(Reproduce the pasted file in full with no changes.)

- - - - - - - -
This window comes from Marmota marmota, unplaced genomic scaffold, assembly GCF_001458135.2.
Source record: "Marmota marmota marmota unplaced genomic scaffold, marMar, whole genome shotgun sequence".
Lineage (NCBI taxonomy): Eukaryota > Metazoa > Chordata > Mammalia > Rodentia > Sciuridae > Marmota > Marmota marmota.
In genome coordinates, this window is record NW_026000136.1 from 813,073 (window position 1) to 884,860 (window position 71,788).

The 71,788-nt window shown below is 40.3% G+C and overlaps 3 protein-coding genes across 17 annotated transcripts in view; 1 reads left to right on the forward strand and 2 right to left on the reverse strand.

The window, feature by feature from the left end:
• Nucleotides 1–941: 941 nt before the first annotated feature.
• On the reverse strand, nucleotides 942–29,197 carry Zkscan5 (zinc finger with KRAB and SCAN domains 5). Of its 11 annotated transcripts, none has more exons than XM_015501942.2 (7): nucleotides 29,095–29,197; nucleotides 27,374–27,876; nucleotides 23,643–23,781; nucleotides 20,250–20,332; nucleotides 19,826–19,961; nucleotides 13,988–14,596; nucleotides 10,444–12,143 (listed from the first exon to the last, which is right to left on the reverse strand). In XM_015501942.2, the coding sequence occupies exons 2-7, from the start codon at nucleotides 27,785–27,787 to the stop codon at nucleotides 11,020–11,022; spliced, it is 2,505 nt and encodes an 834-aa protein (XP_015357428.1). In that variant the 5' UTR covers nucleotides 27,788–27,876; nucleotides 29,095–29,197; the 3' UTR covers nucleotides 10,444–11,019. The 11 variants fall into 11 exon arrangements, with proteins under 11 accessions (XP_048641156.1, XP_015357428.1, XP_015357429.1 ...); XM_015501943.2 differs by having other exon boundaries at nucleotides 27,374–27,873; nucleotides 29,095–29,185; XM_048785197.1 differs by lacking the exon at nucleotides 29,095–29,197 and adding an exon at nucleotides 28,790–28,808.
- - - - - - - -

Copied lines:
This window comes from Marmota marmota, unplaced genomic scaffold, assembly GCF_001458135.2.
Source record: "Marmota marmota marmota unplaced genomic scaffold, marMar, whole genome shotgun sequence".
Lineage (NCBI taxonomy): Eukaryota > Metazoa > Chordata > Mammalia > Rodentia > Sciuridae > Marmota > Marmota marmota.
In genome coordinates, this window is record NW_026000136.1 from 813,073 (window position 1) to 884,860 (window position 71,788).

The 71,788-nt window shown below is 40.3% G+C and overlaps 3 protein-coding genes across 17 annotated transcripts in view; 1 reads left to right on the forward strand and 2 right to left on the reverse strand.

The window, feature by feature from the left end:
• Nucleotides 1–941: 941 nt before the first annotated feature.
• On the reverse strand, nucleotides 942–29,197 carry Zkscan5 (zinc finger with KRAB and SCAN domains 5). Of its 11 annotated transcripts, none has more exons than XM_015501942.2 (7): nucleotides 29,095–29,197; nucleotides 27,374–27,876; nucleotides 23,643–23,781; nucleotides 20,250–20,332; nucleotides 19,826–19,961; nucleotides 13,988–14,596; nucleotides 10,444–12,143 (listed from the first exon to the last, which is right to left on the reverse strand). In XM_015501942.2, the coding sequence occupies exons 2-7, from the start codon at nucleotides 27,785–27,787 to the stop codon at nucleotides 11,020–11,022; spliced, it is 2,505 nt and encodes an 834-aa protein (XP_015357428.1). In that variant the 5' UTR covers nucleotides 27,788–27,876; nucleotides 29,095–29,197; the 3' UTR covers nucleotides 10,444–11,019. The 11 variants fall into 11 exon arrangements, with proteins under 11 accessions (XP_048641156.1, XP_015357428.1, XP_015357429.1 ...); XM_015501943.2 differs by having other exon boundaries at nucleotides 27,374–27,873; nucleotides 29,095–29,185; XM_048785197.1 differs by lacking the exon at nucleotides 29,095–29,197 and adding an exon at nucleotides 28,790–28,808.